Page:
|Study Guide to Masters and Bachelors Degree Courses|
University of York
|Address||Heslington, York YO10 5DD, United Kingdom|
|Tel. No.||+44(0) 1904 433561|
|Fax No.||+44(0) 1904 433563|
Taught Masters: |
|Length of course(s)
Masters: 1 year |
MPhil: 2 years (+ 1 year writing up)
DPhil: 3 years (+ 1 year writing up)
|Date of Commencement||October|
|Admission requirements||At least 5.50 in the paper-based, or 213 in the computer-based, TOEFL or 6.0 in the British Council's IELTS. Alternatively, grades of A or B in the Cambridge Certificate of Proficiency in English will also be accepted.|
* MA in Political Philosophy
* MA in Public Administration and Public Policy
* MSc in Administrative Science and Development Problems
* MA in Comparative Politics
*MA in History and Politics
* Research Degrees (MA by Dissertation, MPhil, and DPhil)
The University of York is one of Britain's top dozen research universities. It was set up in 1963, although some of its research centres are older. It has established itself as a centre of excellence in teaching and research in a wide range of fields. The University is located on a 190-acre campus, just over a mile to the south-east of the city walls. It is within easy reach of the city centre by foot, bicycle or bus. Most buildings are set round a landscaped lake which winds through the campus.
The University has seven colleges, and these are designed to enable students to bridge departmental boundaries and establish friendships more easily than is possible in the larger university community. All students, both graduate and undergraduate, are members of one of the colleges (not Derwent College in particular), whether they choose to live in them or not. Each college provides accommodation, academic offices, lecture and seminar rooms, a dining room, a snack bar and a college bar.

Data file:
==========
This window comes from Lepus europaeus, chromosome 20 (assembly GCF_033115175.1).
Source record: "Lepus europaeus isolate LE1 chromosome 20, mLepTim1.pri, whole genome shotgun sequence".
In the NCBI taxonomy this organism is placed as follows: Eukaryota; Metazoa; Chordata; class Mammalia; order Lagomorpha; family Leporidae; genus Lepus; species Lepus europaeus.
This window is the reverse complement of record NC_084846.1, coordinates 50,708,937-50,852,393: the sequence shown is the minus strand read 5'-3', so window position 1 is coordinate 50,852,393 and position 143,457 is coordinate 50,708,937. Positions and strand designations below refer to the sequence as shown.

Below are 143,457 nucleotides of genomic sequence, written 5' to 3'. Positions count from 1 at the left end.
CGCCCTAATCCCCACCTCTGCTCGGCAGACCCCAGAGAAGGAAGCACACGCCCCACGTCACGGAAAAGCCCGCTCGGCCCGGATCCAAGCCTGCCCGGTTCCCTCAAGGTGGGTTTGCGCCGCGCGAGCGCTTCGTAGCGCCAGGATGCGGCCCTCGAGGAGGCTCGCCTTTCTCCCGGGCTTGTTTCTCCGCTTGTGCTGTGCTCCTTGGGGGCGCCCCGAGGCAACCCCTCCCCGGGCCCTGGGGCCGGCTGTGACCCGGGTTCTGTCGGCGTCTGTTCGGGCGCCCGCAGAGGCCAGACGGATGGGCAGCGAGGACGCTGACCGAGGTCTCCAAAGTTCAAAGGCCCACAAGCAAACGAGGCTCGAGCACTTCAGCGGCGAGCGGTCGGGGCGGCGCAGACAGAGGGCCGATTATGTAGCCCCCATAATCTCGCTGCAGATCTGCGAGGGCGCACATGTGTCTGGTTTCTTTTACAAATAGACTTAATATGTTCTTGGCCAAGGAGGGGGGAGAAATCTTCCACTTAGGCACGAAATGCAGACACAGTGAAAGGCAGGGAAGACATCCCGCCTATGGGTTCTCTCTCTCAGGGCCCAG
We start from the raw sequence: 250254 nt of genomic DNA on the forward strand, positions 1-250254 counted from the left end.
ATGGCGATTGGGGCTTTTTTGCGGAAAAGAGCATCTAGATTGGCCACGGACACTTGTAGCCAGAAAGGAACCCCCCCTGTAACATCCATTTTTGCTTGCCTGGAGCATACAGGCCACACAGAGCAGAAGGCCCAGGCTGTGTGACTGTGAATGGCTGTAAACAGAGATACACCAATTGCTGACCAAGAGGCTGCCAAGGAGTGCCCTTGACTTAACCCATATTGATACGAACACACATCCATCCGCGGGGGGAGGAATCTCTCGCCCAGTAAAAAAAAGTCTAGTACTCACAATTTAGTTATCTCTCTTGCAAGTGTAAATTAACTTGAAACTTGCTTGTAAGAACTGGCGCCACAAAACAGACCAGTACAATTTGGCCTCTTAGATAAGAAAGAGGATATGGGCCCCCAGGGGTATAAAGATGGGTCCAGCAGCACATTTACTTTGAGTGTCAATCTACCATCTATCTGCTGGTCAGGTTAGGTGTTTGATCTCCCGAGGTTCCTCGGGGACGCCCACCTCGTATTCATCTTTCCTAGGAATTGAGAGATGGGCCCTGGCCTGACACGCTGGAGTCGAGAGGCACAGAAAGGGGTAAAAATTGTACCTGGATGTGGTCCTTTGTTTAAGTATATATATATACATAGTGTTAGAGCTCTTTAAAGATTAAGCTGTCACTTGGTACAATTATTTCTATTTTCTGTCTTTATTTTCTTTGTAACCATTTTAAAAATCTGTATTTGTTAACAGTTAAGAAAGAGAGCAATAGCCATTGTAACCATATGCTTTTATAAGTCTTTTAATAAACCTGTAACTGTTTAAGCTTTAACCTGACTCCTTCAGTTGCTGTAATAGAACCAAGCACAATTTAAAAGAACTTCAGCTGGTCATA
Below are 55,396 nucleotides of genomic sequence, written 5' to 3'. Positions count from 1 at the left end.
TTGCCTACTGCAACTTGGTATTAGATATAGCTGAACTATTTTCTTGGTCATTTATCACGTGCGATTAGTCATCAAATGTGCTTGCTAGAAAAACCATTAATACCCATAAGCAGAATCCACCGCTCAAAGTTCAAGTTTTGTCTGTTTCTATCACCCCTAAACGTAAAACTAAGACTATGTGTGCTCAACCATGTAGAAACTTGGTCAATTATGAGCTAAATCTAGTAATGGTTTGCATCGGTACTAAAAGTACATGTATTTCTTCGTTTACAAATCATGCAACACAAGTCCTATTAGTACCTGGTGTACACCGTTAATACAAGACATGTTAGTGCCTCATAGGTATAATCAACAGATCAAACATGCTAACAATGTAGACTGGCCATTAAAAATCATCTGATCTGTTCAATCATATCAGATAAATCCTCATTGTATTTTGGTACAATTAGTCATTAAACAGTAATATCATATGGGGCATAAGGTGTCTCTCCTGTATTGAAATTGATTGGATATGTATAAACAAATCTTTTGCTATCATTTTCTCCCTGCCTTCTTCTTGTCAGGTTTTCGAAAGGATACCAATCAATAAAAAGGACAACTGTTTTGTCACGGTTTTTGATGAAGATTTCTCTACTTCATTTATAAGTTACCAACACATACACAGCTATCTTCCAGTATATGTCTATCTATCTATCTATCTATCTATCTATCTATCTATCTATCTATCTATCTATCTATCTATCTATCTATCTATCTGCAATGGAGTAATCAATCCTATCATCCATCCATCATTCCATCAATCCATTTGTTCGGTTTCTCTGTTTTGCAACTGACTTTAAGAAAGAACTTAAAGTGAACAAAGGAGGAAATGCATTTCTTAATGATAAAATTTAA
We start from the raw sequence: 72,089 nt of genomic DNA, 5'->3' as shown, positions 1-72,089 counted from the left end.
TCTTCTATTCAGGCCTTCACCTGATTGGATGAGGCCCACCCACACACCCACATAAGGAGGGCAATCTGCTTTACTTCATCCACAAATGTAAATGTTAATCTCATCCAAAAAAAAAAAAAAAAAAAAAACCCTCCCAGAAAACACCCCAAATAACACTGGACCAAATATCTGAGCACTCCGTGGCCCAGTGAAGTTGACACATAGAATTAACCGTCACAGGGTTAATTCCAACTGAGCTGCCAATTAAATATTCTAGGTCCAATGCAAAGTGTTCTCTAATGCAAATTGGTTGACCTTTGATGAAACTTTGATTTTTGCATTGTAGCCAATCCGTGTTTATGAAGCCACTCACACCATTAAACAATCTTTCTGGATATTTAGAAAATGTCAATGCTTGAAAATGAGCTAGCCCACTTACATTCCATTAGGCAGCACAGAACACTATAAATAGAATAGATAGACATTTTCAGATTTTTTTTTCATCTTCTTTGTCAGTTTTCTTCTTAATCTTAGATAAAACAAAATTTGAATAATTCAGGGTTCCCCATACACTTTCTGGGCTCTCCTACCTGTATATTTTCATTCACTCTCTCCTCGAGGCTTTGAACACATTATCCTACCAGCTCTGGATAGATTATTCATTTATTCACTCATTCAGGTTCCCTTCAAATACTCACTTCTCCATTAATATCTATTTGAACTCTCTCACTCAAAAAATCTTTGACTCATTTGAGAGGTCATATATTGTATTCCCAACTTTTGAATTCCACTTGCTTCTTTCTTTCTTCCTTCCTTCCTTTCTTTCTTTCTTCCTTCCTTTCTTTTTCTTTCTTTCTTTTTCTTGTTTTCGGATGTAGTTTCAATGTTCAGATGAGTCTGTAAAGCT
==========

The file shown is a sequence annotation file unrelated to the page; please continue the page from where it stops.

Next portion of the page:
The Department of Politics at York is one of the largest in the United Kingdom. Its teaching staff numbers, at full complement, eighteen. They are engaged in research in a wide variety of areas, and include scholars who have earned an international reputation. The general quality of the research conducted here was acknowledged in the last Research Assessment Exercise mounted by the Higher Education Funding Council, when the Department was ranked four out of five.
Research and teaching fall into five broad areas - Political Philosophy, Public Administration and Public Policy, Development Studies, Comparative and International Politics, and Labour Studies. The boundaries between these areas are by no means rigid, and the general intellectual climate in the Department is enhanced by the contacts that take place across research specialisms. There is naturally a close relationship between these research activities and the development of a thriving Graduate School in Politics. The Politics Department has succeeded in attracting growing numbers of postgraduate students from the UK, other countries in the European Union, and the rest of the world.
Since 1980 the Politics Department has been home to the Morrell Toleration Project, which is funded by the C and J B Morrell Trust. The Trust supports a wide range of activities in political philosophy, including an annual Address on Toleration, regular conferences on the philosophical foundations of toleration, and funding for students who wish to register for the MA in Political Philosophy (The Idea of Toleration). Morrell Lecturers include: Sir Karl Popper, Bernard Williams, Christopher Hill, Alastair MacIntyre, Sir Alfred Ayer, F.A.von Hayek, Lord Scarman, Baroness Warnock, Michael Ignatieff, and Janet Suzman. The Department aims to provide a stimulating environment for the study of political philosophy generally, and of toleration in particular. Political philosophy is a major area of research strength in the Department and six members of staff are regularly involved in teaching on the MA course.
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